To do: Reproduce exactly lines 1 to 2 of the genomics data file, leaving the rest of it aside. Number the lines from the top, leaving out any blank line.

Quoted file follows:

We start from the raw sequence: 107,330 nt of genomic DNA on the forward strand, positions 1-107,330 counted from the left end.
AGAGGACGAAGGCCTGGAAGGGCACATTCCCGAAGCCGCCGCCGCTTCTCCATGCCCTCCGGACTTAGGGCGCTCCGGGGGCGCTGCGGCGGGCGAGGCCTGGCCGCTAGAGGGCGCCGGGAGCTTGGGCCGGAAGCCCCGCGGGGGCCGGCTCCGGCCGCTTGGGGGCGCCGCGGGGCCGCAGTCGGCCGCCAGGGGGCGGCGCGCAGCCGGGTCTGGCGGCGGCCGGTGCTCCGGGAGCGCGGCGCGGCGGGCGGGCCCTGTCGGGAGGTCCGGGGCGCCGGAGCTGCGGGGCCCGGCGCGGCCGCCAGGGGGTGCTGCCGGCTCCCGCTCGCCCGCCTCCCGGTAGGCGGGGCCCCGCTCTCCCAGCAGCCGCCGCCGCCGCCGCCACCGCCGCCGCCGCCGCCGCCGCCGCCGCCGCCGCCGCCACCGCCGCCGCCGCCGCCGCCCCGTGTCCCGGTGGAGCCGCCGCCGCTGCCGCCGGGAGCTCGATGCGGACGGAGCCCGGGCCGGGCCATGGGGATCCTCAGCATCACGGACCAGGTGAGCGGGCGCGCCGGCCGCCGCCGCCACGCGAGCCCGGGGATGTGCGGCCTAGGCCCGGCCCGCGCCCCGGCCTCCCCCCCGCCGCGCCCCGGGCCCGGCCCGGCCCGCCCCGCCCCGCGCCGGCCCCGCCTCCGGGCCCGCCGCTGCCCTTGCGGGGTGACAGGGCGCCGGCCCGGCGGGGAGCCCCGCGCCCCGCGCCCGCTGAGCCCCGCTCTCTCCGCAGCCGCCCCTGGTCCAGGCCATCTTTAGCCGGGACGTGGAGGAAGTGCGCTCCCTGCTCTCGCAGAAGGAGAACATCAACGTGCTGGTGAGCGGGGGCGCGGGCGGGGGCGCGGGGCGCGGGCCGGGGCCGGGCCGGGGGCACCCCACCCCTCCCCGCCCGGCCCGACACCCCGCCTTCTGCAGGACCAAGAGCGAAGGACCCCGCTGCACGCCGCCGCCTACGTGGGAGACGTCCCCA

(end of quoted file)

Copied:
We start from the raw sequence: 107,330 nt of genomic DNA on the forward strand, positions 1-107,330 counted from the left end.
AGAGGACGAAGGCCTGGAAGGGCACATTCCCGAAGCCGCCGCCGCTTCTCCATGCCCTCCGGACTTAGGGCGCTCCGGGGGCGCTGCGGCGGGCGAGGCCTGGCCGCTAGAGGGCGCCGGGAGCTTGGGCCGGAAGCCCCGCGGGGGCCGGCTCCGGCCGCTTGGGGGCGCCGCGGGGCCGCAGTCGGCCGCCAGGGGGCGGCGCGCAGCCGGGTCTGGCGGCGGCCGGTGCTCCGGGAGCGCGGCGCGGCGGGCGGGCCCTGTCGGGAGGTCCGGGGCGCCGGAGCTGCGGGGCCCGGCGCGGCCGCCAGGGGGTGCTGCCGGCTCCCGCTCGCCCGCCTCCCGGTAGGCGGGGCCCCGCTCTCCCAGCAGCCGCCGCCGCCGCCGCCACCGCCGCCGCCGCCGCCGCCGCCGCCGCCGCCGCCGCCACCGCCGCCGCCGCCGCCGCCCCGTGTCCCGGTGGAGCCGCCGCCGCTGCCGCCGGGAGCTCGATGCGGACGGAGCCCGGGCCGGGCCATGGGGATCCTCAGCATCACGGACCAGGTGAGCGGGCGCGCCGGCCGCCGCCGCCACGCGAGCCCGGGGATGTGCGGCCTAGGCCCGGCCCGCGCCCCGGCCTCCCCCCCGCCGCGCCCCGGGCCCGGCCCGGCCCGCCCCGCCCCGCGCCGGCCCCGCCTCCGGGCCCGCCGCTGCCCTTGCGGGGTGACAGGGCGCCGGCCCGGCGGGGAGCCCCGCGCCCCGCGCCCGCTGAGCCCCGCTCTCTCCGCAGCCGCCCCTGGTCCAGGCCATCTTTAGCCGGGACGTGGAGGAAGTGCGCTCCCTGCTCTCGCAGAAGGAGAACATCAACGTGCTGGTGAGCGGGGGCGCGGGCGGGGGCGCGGGGCGCGGGCCGGGGCCGGGCCGGGGGCACCCCACCCCTCCCCGCCCGGCCCGACACCCCGCCTTCTGCAGGACCAAGAGCGAAGGACCCCGCTGCACGCCGCCGCCTACGTGGGAGACGTCCCCA